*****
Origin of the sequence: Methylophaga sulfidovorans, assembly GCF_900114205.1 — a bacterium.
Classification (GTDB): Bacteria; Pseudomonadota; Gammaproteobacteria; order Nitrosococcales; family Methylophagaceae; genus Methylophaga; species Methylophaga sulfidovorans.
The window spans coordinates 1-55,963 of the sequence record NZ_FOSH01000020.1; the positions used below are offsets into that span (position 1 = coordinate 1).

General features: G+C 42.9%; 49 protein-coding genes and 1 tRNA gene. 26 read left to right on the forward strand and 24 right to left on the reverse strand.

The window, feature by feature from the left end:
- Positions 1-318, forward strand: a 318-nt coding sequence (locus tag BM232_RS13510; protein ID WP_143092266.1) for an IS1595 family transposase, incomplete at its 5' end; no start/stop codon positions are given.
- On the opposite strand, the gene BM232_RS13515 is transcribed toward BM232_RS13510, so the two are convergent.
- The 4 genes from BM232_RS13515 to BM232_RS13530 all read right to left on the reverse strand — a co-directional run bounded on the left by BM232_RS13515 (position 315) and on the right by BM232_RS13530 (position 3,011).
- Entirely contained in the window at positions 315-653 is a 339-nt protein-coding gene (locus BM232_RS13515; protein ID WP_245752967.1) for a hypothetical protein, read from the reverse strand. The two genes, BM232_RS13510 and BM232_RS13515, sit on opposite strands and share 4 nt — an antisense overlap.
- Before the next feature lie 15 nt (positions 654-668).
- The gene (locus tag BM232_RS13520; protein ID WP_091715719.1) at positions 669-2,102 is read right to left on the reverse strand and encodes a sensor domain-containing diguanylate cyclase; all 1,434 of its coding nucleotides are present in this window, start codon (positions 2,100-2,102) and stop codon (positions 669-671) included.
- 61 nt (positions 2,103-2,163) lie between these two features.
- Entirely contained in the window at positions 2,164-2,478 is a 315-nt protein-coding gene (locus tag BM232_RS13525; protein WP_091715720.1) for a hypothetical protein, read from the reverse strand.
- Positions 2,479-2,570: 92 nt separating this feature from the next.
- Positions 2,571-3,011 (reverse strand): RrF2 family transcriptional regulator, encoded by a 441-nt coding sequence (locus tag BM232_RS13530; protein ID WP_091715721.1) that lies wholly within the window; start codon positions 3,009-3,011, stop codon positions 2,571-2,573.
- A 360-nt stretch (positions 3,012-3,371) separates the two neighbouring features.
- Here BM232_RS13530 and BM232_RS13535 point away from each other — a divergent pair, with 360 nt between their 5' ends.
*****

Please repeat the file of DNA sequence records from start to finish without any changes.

Origin of the sequence: Methylophaga sulfidovorans, assembly GCF_900114205.1 — a bacterium.
Classification (GTDB): Bacteria; Pseudomonadota; Gammaproteobacteria; order Nitrosococcales; family Methylophagaceae; genus Methylophaga; species Methylophaga sulfidovorans.
The window spans coordinates 1-55,963 of the sequence record NZ_FOSH01000020.1; the positions used below are offsets into that span (position 1 = coordinate 1).

General features: G+C 42.9%; 49 protein-coding genes and 1 tRNA gene. 26 read left to right on the forward strand and 24 right to left on the reverse strand.

The window, feature by feature from the left end:
- Positions 1-318, forward strand: a 318-nt coding sequence (locus tag BM232_RS13510; protein ID WP_143092266.1) for an IS1595 family transposase, incomplete at its 5' end; no start/stop codon positions are given.
- On the opposite strand, the gene BM232_RS13515 is transcribed toward BM232_RS13510, so the two are convergent.
- The 4 genes from BM232_RS13515 to BM232_RS13530 all read right to left on the reverse strand — a co-directional run bounded on the left by BM232_RS13515 (position 315) and on the right by BM232_RS13530 (position 3,011).
- Entirely contained in the window at positions 315-653 is a 339-nt protein-coding gene (locus BM232_RS13515; protein ID WP_245752967.1) for a hypothetical protein, read from the reverse strand. The two genes, BM232_RS13510 and BM232_RS13515, sit on opposite strands and share 4 nt — an antisense overlap.
- Before the next feature lie 15 nt (positions 654-668).
- The gene (locus tag BM232_RS13520; protein ID WP_091715719.1) at positions 669-2,102 is read right to left on the reverse strand and encodes a sensor domain-containing diguanylate cyclase; all 1,434 of its coding nucleotides are present in this window, start codon (positions 2,100-2,102) and stop codon (positions 669-671) included.
- 61 nt (positions 2,103-2,163) lie between these two features.
- Entirely contained in the window at positions 2,164-2,478 is a 315-nt protein-coding gene (locus tag BM232_RS13525; protein WP_091715720.1) for a hypothetical protein, read from the reverse strand.
- Positions 2,479-2,570: 92 nt separating this feature from the next.
- Positions 2,571-3,011 (reverse strand): RrF2 family transcriptional regulator, encoded by a 441-nt coding sequence (locus tag BM232_RS13530; protein ID WP_091715721.1) that lies wholly within the window; start codon positions 3,009-3,011, stop codon positions 2,571-2,573.
- A 360-nt stretch (positions 3,012-3,371) separates the two neighbouring features.
- Here BM232_RS13530 and BM232_RS13535 point away from each other — a divergent pair, with 360 nt between their 5' ends.